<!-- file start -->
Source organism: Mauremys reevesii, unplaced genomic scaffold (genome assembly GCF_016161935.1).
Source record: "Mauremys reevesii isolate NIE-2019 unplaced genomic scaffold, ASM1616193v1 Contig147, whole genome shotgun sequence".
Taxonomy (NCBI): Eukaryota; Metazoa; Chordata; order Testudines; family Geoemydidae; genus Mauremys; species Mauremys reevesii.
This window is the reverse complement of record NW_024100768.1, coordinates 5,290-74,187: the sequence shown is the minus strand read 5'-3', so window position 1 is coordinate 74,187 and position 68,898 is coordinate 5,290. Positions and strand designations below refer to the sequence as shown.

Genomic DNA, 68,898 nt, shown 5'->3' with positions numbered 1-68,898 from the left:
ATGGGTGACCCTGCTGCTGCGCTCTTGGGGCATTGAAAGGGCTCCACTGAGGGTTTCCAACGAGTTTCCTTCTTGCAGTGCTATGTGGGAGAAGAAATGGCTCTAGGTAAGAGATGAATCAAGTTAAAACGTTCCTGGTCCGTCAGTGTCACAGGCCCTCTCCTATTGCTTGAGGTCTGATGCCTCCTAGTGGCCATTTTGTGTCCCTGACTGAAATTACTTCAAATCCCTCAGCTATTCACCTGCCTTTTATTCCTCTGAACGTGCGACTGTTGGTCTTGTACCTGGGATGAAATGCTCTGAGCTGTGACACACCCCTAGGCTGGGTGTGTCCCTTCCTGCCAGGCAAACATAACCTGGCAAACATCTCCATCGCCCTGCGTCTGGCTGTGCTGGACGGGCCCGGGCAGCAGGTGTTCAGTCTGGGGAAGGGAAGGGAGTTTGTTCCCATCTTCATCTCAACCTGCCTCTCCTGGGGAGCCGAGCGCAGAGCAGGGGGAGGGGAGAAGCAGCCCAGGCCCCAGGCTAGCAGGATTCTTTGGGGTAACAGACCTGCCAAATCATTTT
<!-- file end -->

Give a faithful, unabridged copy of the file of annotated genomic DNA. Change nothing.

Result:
Source organism: Mauremys reevesii, unplaced genomic scaffold (genome assembly GCF_016161935.1).
Source record: "Mauremys reevesii isolate NIE-2019 unplaced genomic scaffold, ASM1616193v1 Contig147, whole genome shotgun sequence".
Taxonomy (NCBI): Eukaryota; Metazoa; Chordata; order Testudines; family Geoemydidae; genus Mauremys; species Mauremys reevesii.
This window is the reverse complement of record NW_024100768.1, coordinates 5,290-74,187: the sequence shown is the minus strand read 5'-3', so window position 1 is coordinate 74,187 and position 68,898 is coordinate 5,290. Positions and strand designations below refer to the sequence as shown.

Genomic DNA, 68,898 nt, shown 5'->3' with positions numbered 1-68,898 from the left:
ATGGGTGACCCTGCTGCTGCGCTCTTGGGGCATTGAAAGGGCTCCACTGAGGGTTTCCAACGAGTTTCCTTCTTGCAGTGCTATGTGGGAGAAGAAATGGCTCTAGGTAAGAGATGAATCAAGTTAAAACGTTCCTGGTCCGTCAGTGTCACAGGCCCTCTCCTATTGCTTGAGGTCTGATGCCTCCTAGTGGCCATTTTGTGTCCCTGACTGAAATTACTTCAAATCCCTCAGCTATTCACCTGCCTTTTATTCCTCTGAACGTGCGACTGTTGGTCTTGTACCTGGGATGAAATGCTCTGAGCTGTGACACACCCCTAGGCTGGGTGTGTCCCTTCCTGCCAGGCAAACATAACCTGGCAAACATCTCCATCGCCCTGCGTCTGGCTGTGCTGGACGGGCCCGGGCAGCAGGTGTTCAGTCTGGGGAAGGGAAGGGAGTTTGTTCCCATCTTCATCTCAACCTGCCTCTCCTGGGGAGCCGAGCGCAGAGCAGGGGGAGGGGAGAAGCAGCCCAGGCCCCAGGCTAGCAGGATTCTTTGGGGTAACAGACCTGCCAAATCATTTT